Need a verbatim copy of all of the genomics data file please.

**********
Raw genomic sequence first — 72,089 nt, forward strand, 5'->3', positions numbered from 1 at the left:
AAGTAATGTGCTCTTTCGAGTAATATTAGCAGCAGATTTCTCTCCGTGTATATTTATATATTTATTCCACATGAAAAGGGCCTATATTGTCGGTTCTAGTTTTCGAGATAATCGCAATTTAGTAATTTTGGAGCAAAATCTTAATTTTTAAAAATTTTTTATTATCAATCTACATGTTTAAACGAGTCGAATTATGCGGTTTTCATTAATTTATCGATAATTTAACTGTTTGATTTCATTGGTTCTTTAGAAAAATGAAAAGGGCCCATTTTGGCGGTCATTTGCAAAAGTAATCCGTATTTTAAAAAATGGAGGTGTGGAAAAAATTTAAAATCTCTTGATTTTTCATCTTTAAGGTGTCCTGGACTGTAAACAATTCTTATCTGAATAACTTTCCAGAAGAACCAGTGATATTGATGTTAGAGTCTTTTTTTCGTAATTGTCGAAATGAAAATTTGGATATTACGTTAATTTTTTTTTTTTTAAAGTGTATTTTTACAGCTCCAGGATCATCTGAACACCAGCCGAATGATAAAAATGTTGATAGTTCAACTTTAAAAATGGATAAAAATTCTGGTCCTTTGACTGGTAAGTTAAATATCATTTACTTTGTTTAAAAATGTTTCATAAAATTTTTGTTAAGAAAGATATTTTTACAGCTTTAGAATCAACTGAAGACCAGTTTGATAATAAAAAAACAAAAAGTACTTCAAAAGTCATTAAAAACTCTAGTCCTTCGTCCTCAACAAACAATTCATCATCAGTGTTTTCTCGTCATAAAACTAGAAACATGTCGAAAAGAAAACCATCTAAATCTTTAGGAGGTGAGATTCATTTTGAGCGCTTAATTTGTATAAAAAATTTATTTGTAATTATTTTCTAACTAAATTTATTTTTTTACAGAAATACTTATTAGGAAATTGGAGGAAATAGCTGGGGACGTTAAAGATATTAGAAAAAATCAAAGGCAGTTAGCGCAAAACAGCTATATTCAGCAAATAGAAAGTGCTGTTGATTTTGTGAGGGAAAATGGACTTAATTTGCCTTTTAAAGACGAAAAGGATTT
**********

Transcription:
Raw genomic sequence first — 72,089 nt, forward strand, 5'->3', positions numbered from 1 at the left:
AAGTAATGTGCTCTTTCGAGTAATATTAGCAGCAGATTTCTCTCCGTGTATATTTATATATTTATTCCACATGAAAAGGGCCTATATTGTCGGTTCTAGTTTTCGAGATAATCGCAATTTAGTAATTTTGGAGCAAAATCTTAATTTTTAAAAATTTTTTATTATCAATCTACATGTTTAAACGAGTCGAATTATGCGGTTTTCATTAATTTATCGATAATTTAACTGTTTGATTTCATTGGTTCTTTAGAAAAATGAAAAGGGCCCATTTTGGCGGTCATTTGCAAAAGTAATCCGTATTTTAAAAAATGGAGGTGTGGAAAAAATTTAAAATCTCTTGATTTTTCATCTTTAAGGTGTCCTGGACTGTAAACAATTCTTATCTGAATAACTTTCCAGAAGAACCAGTGATATTGATGTTAGAGTCTTTTTTTCGTAATTGTCGAAATGAAAATTTGGATATTACGTTAATTTTTTTTTTTTTAAAGTGTATTTTTACAGCTCCAGGATCATCTGAACACCAGCCGAATGATAAAAATGTTGATAGTTCAACTTTAAAAATGGATAAAAATTCTGGTCCTTTGACTGGTAAGTTAAATATCATTTACTTTGTTTAAAAATGTTTCATAAAATTTTTGTTAAGAAAGATATTTTTACAGCTTTAGAATCAACTGAAGACCAGTTTGATAATAAAAAAACAAAAAGTACTTCAAAAGTCATTAAAAACTCTAGTCCTTCGTCCTCAACAAACAATTCATCATCAGTGTTTTCTCGTCATAAAACTAGAAACATGTCGAAAAGAAAACCATCTAAATCTTTAGGAGGTGAGATTCATTTTGAGCGCTTAATTTGTATAAAAAATTTATTTGTAATTATTTTCTAACTAAATTTATTTTTTTACAGAAATACTTATTAGGAAATTGGAGGAAATAGCTGGGGACGTTAAAGATATTAGAAAAAATCAAAGGCAGTTAGCGCAAAACAGCTATATTCAGCAAATAGAAAGTGCTGTTGATTTTGTGAGGGAAAATGGACTTAATTTGCCTTTTAAAGACGAAAAGGATTT